Gargantuan Pseudoaneurysm of the Left Ventricle
Three months after combined mitral and aortic valve replacement, a 74-year-old woman presented with New York Heart Association grade II to III dyspnea. She had regular sinus tachycardia (109 bpm), and her blood pressure was 90/55 mm Hg.
Routine echocardiography showed normal left ventricular ejection fraction and normal functional status of mitral and aortic valve prosthesis. However, late systolic impression of the inferior/inferolateral wall and a large paracardiac cavity displaying an intense systolic and diastolic color and pulsed Doppler flow signal were noted (see Figure 1 and Movie I in the online-only Data Supplement). The cavity seemingly had a tortuous course, and membranous intersections were partially visible.
The patient was referred for cardiovascular magnetic resonance (CMR) imaging. On cine imaging, an extremely tortuous, multiloculated aneurysmal cavity confined to the pericardial sac communicating via a narrow neck (maximum, 16 mm; ratio of orifice to cavity diameter, 0.40) with the left ventricular cavity was seen. The neck of the pseudoaneurysm was identified directly below the posterior leaflet of the mitral valve prosthesis, and pulse synchronous flow disturbances could be seen (see Figure 2 and Movie II in the online-only Data Supplement). Contrast-enhanced first-pass perfusion imaging further confirmed direct left ventricular arterial supply of the pseudoaneurysm. To visualize the full extent of the aneurysm, contrast-enhanced 3-dimensional CMR left ventriculography was subsequently performed (see Figure 3 and Movie III in the online-only Data Supplement). The segmented volume of the pseudoaneurysm was 185 mL. Finally, delayed-enhancement imaging ruled out left ventricular myocardial infarction or aneurysmal thrombus formation (Figure 4). Surgery confirmed the diagnosis (Figure 5), and patch repair was successfully done. The postoperative course was uneventful.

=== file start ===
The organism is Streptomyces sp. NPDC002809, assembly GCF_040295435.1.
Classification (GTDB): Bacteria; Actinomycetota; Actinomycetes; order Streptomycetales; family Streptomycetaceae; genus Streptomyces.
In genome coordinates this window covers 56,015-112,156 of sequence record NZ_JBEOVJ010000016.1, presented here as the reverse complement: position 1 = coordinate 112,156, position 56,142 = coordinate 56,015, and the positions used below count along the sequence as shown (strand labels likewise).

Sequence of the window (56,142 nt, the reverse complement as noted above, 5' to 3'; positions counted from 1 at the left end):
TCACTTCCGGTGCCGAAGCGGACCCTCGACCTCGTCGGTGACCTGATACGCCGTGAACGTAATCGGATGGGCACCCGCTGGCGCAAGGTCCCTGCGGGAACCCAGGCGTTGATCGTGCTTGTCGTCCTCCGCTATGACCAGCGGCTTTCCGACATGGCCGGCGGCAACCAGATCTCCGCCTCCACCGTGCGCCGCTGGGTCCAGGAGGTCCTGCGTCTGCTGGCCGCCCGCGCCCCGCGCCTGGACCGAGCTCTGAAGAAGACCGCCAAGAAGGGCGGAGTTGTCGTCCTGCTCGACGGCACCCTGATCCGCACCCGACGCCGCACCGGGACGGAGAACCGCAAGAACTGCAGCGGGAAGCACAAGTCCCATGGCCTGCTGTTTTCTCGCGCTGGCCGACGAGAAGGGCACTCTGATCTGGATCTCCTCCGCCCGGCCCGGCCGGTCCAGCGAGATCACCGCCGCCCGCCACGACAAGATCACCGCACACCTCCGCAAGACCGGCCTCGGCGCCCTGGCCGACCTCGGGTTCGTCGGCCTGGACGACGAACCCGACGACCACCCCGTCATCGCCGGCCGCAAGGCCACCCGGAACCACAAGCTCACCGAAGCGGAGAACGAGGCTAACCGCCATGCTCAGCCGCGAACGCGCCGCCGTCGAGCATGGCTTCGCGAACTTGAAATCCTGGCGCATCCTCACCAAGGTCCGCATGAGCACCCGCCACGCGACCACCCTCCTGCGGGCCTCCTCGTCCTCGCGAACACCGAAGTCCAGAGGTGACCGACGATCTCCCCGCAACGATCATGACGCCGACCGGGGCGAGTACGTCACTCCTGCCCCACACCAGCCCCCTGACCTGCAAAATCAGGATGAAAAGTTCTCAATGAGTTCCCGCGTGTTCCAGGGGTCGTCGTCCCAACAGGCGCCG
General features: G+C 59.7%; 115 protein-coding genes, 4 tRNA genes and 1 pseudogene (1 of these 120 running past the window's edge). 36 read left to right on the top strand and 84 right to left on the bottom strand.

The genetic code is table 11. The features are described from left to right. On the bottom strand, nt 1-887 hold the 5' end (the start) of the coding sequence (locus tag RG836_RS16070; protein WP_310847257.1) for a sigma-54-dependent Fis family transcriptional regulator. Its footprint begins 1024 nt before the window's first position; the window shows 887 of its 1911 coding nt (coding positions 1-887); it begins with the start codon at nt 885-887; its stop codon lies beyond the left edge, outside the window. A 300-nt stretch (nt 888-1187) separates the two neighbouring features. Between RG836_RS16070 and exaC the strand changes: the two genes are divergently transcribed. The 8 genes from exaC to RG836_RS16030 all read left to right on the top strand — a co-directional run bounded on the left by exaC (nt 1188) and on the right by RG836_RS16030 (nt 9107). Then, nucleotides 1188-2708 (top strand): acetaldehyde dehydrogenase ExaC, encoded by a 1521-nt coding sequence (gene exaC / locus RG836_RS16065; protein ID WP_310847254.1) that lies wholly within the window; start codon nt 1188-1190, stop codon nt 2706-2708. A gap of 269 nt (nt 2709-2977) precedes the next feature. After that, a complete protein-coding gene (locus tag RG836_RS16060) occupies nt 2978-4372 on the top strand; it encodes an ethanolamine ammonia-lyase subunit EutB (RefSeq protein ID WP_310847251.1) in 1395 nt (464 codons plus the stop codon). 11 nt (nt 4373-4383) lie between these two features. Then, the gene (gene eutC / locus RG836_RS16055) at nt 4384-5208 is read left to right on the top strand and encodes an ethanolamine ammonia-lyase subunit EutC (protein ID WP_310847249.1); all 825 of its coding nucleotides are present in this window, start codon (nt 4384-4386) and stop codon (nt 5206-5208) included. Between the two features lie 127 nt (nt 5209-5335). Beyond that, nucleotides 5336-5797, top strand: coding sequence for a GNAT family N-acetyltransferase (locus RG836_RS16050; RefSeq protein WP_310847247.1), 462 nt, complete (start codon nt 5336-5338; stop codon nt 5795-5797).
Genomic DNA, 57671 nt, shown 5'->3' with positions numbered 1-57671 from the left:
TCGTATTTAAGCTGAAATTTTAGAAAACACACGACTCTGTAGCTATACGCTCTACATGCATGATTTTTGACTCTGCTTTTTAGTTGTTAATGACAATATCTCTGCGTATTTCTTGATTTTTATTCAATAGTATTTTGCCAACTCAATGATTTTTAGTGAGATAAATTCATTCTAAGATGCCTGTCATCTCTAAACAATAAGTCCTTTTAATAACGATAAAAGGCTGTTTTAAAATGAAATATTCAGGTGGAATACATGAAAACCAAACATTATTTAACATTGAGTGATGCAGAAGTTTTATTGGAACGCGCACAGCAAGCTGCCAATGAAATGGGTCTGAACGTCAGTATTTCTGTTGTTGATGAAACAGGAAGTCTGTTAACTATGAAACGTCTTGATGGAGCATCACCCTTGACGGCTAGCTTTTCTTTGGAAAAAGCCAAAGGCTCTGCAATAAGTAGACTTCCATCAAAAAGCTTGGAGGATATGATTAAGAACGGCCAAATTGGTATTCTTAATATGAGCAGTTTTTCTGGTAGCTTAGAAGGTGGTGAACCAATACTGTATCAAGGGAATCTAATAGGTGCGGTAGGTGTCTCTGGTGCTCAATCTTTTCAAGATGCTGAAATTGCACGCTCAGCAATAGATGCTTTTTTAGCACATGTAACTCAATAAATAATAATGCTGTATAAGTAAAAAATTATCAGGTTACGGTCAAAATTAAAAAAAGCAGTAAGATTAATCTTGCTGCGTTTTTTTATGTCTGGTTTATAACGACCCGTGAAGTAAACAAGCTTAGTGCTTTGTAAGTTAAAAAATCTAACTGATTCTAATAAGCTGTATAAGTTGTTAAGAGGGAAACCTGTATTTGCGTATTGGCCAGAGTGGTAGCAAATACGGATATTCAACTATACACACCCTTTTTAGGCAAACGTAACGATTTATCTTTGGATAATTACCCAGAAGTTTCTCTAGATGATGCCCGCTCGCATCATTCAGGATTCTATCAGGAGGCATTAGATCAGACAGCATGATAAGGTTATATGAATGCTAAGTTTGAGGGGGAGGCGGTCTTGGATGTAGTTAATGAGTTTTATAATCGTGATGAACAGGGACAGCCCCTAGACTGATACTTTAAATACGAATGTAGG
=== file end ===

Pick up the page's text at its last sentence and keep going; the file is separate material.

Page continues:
Ventricular pseudoaneurysms may occur after transmural myocardial infarction, chest trauma, or cardiac surgery and are prone to rupture. Thus, early and accurate diagnosis of this condition is crucial. In the present case, the dedicated combination of CMR imaging techniques (ie, cine, first-pass perfusion, scar imaging, and 3-dimensional angiography) proved ideal to accurately diagnose and fully visualize left ventricular pseudoaneurysm formation.
The online-only Data Supplement is available with this article at http://circ.ahajournals.org/cgi/content/full/122/7/753/DC1.